Tomorrow I draft. What I’ve wanted to do for 5 years is finally happening, what I’ve been actively preparing for for almost a year in Israel, learning the language, the culture, and the mindset to do is becoming very very real very very quickly.
And to be honest, it’s very very scary as well.
I’ve gotten a lot of mixed reactions from Israelis when they discover than not only have I come to do the army, I’ve also made Aliyah. It ranges from “are you insane??” To “lets trade: you live with my parents and I’ll live with yours” “Israel needs more people like you” and “why on earth aren’t you serving in the Canadian army? Don’t you want to protect your family? Why would you come here?” To be honest, I considered serving in the Canadian army. You certainly get better paid than in the army here. Yes, I may be somewhat insane; I went to a foreign country where I don’t speak the language to serve in the army.
But why? Why am I doing this? Simple – for my people.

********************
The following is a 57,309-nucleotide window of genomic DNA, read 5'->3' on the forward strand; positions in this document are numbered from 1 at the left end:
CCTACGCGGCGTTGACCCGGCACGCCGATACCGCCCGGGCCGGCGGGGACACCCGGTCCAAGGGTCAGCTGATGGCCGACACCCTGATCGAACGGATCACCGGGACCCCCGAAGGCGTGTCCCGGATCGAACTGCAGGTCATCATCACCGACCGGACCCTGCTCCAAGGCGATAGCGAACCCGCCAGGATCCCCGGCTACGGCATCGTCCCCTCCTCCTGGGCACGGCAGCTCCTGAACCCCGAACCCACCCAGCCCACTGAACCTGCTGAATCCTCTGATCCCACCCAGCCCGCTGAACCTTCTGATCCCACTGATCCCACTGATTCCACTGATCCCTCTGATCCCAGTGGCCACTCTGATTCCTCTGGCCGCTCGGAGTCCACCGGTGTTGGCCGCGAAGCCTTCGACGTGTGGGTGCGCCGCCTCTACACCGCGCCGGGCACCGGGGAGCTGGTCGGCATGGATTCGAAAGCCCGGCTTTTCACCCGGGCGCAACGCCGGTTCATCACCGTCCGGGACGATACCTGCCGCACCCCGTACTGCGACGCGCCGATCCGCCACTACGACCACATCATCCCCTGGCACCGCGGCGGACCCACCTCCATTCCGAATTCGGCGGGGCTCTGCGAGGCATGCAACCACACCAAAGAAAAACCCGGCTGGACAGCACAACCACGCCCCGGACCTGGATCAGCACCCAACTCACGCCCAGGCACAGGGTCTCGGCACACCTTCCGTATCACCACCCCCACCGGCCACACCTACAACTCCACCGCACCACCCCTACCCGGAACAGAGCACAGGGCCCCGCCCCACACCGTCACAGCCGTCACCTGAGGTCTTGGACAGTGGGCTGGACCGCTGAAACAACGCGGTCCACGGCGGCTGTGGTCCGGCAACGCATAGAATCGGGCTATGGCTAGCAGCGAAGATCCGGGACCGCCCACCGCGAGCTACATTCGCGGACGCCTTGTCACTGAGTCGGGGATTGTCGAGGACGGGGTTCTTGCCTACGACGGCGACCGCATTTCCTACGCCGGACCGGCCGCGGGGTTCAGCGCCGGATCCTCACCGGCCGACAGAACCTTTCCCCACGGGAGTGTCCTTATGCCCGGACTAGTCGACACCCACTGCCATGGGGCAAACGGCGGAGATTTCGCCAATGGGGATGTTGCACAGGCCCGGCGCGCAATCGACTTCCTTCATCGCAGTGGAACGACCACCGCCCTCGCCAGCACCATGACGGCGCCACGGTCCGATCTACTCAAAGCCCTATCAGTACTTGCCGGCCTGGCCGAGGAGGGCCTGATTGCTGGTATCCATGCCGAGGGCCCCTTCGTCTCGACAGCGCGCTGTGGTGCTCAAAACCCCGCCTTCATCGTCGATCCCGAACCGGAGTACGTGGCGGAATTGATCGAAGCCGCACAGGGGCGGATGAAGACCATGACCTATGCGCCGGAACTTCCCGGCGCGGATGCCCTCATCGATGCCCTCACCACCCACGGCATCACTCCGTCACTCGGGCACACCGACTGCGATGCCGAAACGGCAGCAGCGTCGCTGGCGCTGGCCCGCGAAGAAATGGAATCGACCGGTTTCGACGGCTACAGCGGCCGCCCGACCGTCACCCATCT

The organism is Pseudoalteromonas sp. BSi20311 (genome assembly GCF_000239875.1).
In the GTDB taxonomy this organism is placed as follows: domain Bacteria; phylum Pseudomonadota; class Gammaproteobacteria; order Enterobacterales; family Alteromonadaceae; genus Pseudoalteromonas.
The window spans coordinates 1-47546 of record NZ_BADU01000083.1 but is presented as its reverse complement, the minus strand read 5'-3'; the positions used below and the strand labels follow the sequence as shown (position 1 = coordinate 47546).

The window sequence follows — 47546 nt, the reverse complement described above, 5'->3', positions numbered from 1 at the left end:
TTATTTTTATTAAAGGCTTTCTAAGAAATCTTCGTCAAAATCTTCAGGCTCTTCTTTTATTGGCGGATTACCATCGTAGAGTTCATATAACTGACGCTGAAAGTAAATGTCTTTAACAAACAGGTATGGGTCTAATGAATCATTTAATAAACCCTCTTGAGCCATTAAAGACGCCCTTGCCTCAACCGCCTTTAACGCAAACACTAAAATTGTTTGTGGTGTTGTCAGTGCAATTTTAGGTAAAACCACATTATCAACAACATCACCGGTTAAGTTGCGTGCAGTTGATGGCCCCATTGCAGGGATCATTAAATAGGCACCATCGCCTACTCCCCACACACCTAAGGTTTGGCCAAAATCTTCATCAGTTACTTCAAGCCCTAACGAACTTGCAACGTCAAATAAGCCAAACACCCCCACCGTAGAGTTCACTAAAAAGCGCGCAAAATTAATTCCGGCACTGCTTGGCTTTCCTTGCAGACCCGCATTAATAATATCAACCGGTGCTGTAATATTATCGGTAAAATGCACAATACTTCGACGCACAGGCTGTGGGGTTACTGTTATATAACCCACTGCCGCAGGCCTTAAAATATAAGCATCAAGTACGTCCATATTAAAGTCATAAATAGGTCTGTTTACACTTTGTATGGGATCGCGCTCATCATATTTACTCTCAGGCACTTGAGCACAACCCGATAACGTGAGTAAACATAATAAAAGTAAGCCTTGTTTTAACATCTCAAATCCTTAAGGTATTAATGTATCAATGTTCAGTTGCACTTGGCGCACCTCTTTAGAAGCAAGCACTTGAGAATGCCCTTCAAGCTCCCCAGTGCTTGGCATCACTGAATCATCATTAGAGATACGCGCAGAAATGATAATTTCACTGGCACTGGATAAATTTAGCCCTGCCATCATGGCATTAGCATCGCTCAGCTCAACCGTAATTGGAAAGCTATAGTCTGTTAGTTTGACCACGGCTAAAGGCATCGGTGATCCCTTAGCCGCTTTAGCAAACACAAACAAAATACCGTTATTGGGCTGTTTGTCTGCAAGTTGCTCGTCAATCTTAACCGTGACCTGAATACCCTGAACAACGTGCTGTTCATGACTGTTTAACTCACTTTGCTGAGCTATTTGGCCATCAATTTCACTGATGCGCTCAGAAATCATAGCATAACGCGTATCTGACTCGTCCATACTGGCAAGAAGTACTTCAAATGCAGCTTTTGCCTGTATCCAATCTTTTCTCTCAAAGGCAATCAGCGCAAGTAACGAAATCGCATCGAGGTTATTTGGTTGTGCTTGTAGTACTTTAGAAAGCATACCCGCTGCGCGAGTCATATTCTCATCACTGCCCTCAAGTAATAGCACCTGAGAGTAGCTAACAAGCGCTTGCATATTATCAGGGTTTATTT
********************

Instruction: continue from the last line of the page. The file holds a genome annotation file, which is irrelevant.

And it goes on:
We just had yom hashoa -holocaust Memorial Day- this week. In 1939 when the holocaust started we had no voice. We had nobody fighting for our people. Then came the partisans and the ghetto rebellion, but it wasn’t enough. Six million perished. Now, we have enough. We have an army to defend our people from whatever threats there may be. So never again shall Jews be felled by the thousands while the world stands by the wayside and watches. Further, I’m drafting on the anniversary of the death of Adolf Hitler no less, I find a strange sense of karma in that. The day I draft is also the day the maniac who caused one of the reasons for me to draft died.
I’m drafting to a place called michve alon, which is an educational base in northern Israel. There I’ll be going through a Hebrew course and basic training, before they send me to join whichever unit I end up in. It’s a three month course that will hopefully give me the ability to be a better soldier.
Starting on Wednesday I’ll be in uniform. I’ll be that soldier sleeping on the bus, the soldier you see walking through town with a backpack full of laundry on his back, that soldier that you see eating falafel with a huge smile on his face, happy for a little break.
I’ll be just one guy in a sea of little green men.